Where the wild things are now: Domestication reconsidered

Cassidy, Rebecca and Mullin, M.. 2007. Where the wild things are now: Domestication reconsidered. Berg. ISBN 1845201531 [Book]

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Abstract or Description

Domestication has often seemed a matter of the distant past, a series of distinct events involving humans and other species that took place long ago. Today, as genetic manipulation continues to break new barriers in scientific and medical research, we appear to be entering an age of biological control. Are we also writing a new chapter in the history of domestication?

Where the Wild Things Are Now explores the relevance of domestication for anthropologists and scholars in related fields who are concerned with understanding ongoing change in processes affecting humans as well as other species.

From the pet food industry and its critics to salmon farming in Tasmania, the protection of endangered species in Vietnam and the pigeon fanciers who influenced Darwin, Where the Wild Things Are Now provides an urgently needed re-examination of the concept of domestication against the shifting background of relationships among humans, animals and plants. -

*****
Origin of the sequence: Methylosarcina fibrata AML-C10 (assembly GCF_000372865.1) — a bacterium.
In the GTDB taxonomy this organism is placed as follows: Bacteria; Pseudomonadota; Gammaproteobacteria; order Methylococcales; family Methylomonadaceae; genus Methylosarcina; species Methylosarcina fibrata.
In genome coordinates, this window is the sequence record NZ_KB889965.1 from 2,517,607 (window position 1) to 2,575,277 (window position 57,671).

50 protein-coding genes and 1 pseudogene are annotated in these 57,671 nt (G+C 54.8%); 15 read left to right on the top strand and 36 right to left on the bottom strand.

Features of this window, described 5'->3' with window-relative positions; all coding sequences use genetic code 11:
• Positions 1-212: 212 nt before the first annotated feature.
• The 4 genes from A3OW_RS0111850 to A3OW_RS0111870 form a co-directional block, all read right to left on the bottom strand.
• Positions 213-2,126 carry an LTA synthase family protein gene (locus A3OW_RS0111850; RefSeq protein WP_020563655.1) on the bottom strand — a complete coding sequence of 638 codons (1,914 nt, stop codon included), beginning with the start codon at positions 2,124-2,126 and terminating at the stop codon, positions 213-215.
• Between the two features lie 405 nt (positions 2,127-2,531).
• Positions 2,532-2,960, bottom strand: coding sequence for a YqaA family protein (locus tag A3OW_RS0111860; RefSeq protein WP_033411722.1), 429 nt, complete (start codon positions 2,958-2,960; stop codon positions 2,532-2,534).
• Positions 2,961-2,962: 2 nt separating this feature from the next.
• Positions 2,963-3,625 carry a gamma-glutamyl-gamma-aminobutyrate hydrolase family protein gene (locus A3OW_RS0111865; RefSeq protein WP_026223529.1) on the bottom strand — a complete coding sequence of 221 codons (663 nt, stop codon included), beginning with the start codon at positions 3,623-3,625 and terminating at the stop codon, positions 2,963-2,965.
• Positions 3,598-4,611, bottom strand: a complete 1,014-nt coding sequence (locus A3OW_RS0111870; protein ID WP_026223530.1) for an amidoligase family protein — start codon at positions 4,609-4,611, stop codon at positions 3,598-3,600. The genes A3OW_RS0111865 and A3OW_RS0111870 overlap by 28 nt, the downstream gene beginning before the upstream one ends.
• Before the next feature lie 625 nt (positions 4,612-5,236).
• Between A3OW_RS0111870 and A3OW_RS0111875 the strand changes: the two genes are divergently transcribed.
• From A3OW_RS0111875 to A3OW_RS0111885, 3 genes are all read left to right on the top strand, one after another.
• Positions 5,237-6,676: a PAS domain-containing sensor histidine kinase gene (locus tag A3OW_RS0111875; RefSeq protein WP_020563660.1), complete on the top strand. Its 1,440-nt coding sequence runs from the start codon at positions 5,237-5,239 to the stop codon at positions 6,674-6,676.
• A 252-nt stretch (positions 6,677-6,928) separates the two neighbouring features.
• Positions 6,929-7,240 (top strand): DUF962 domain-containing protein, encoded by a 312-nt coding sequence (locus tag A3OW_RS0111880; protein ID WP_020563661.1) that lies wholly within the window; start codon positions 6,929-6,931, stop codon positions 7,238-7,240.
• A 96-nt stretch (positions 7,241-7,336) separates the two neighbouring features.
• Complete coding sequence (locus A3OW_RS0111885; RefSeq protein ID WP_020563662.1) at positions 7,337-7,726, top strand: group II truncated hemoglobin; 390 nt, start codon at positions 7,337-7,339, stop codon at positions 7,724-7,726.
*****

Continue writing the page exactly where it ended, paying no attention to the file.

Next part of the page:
Item Type:

Book

Departments, Centres and Research Units:

Anthropology

Date:

2007

Item ID:

679

Date Deposited:

12 Mar 2009 15:41

Last Modified:

16 Jun 2017 10:51

URI:

http://research.gold.ac.uk/id/eprint/679

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